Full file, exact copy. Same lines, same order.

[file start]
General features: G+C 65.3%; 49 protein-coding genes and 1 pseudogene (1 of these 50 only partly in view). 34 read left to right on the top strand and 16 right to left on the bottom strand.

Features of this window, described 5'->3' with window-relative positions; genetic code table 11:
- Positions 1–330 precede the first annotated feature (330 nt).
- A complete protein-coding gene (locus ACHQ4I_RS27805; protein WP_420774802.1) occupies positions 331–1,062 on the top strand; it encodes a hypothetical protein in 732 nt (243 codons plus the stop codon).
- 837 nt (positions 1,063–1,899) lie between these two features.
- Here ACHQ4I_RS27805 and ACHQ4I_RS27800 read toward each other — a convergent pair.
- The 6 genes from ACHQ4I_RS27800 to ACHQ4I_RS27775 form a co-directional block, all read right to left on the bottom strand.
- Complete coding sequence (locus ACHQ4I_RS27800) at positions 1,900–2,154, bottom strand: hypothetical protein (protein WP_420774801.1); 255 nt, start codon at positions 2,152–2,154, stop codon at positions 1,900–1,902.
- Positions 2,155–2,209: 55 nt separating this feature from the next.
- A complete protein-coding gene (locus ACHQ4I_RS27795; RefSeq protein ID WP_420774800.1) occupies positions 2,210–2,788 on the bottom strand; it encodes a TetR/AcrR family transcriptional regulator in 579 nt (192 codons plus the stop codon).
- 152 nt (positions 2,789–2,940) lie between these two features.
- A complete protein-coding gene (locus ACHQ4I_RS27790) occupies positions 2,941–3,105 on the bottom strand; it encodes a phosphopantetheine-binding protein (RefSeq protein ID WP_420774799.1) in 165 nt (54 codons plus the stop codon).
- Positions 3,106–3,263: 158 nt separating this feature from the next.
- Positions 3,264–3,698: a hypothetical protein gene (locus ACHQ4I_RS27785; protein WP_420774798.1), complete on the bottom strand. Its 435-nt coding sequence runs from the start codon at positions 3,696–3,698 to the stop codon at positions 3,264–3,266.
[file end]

General features: G+C 65.3%; 49 protein-coding genes and 1 pseudogene (1 of these 50 only partly in view). 34 read left to right on the top strand and 16 right to left on the bottom strand.

Features of this window, described 5'->3' with window-relative positions; genetic code table 11:
- Positions 1–330 precede the first annotated feature (330 nt).
- A complete protein-coding gene (locus ACHQ4I_RS27805; protein WP_420774802.1) occupies positions 331–1,062 on the top strand; it encodes a hypothetical protein in 732 nt (243 codons plus the stop codon).
- 837 nt (positions 1,063–1,899) lie between these two features.
- Here ACHQ4I_RS27805 and ACHQ4I_RS27800 read toward each other — a convergent pair.
- The 6 genes from ACHQ4I_RS27800 to ACHQ4I_RS27775 form a co-directional block, all read right to left on the bottom strand.
- Complete coding sequence (locus ACHQ4I_RS27800) at positions 1,900–2,154, bottom strand: hypothetical protein (protein WP_420774801.1); 255 nt, start codon at positions 2,152–2,154, stop codon at positions 1,900–1,902.
- Positions 2,155–2,209: 55 nt separating this feature from the next.
- A complete protein-coding gene (locus ACHQ4I_RS27795; RefSeq protein ID WP_420774800.1) occupies positions 2,210–2,788 on the bottom strand; it encodes a TetR/AcrR family transcriptional regulator in 579 nt (192 codons plus the stop codon).
- 152 nt (positions 2,789–2,940) lie between these two features.
- A complete protein-coding gene (locus ACHQ4I_RS27790) occupies positions 2,941–3,105 on the bottom strand; it encodes a phosphopantetheine-binding protein (RefSeq protein ID WP_420774799.1) in 165 nt (54 codons plus the stop codon).
- Positions 3,106–3,263: 158 nt separating this feature from the next.
- Positions 3,264–3,698: a hypothetical protein gene (locus ACHQ4I_RS27785; protein WP_420774798.1), complete on the bottom strand. Its 435-nt coding sequence runs from the start codon at positions 3,696–3,698 to the stop codon at positions 3,264–3,266.